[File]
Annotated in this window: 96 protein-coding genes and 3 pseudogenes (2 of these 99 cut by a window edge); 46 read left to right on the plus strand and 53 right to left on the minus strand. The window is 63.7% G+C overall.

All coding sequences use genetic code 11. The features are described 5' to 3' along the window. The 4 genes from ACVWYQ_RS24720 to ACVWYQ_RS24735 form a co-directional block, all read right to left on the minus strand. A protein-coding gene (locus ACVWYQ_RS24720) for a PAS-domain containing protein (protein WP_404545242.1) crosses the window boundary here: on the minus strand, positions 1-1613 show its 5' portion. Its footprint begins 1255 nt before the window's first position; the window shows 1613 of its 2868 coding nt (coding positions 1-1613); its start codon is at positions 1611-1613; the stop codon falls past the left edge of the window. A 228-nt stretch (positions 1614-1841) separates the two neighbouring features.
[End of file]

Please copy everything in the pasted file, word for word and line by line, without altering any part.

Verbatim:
Annotated in this window: 96 protein-coding genes and 3 pseudogenes (2 of these 99 cut by a window edge); 46 read left to right on the plus strand and 53 right to left on the minus strand. The window is 63.7% G+C overall.

All coding sequences use genetic code 11. The features are described 5' to 3' along the window. The 4 genes from ACVWYQ_RS24720 to ACVWYQ_RS24735 form a co-directional block, all read right to left on the minus strand. A protein-coding gene (locus ACVWYQ_RS24720) for a PAS-domain containing protein (protein WP_404545242.1) crosses the window boundary here: on the minus strand, positions 1-1613 show its 5' portion. Its footprint begins 1255 nt before the window's first position; the window shows 1613 of its 2868 coding nt (coding positions 1-1613); its start codon is at positions 1611-1613; the stop codon falls past the left edge of the window. A 228-nt stretch (positions 1614-1841) separates the two neighbouring features.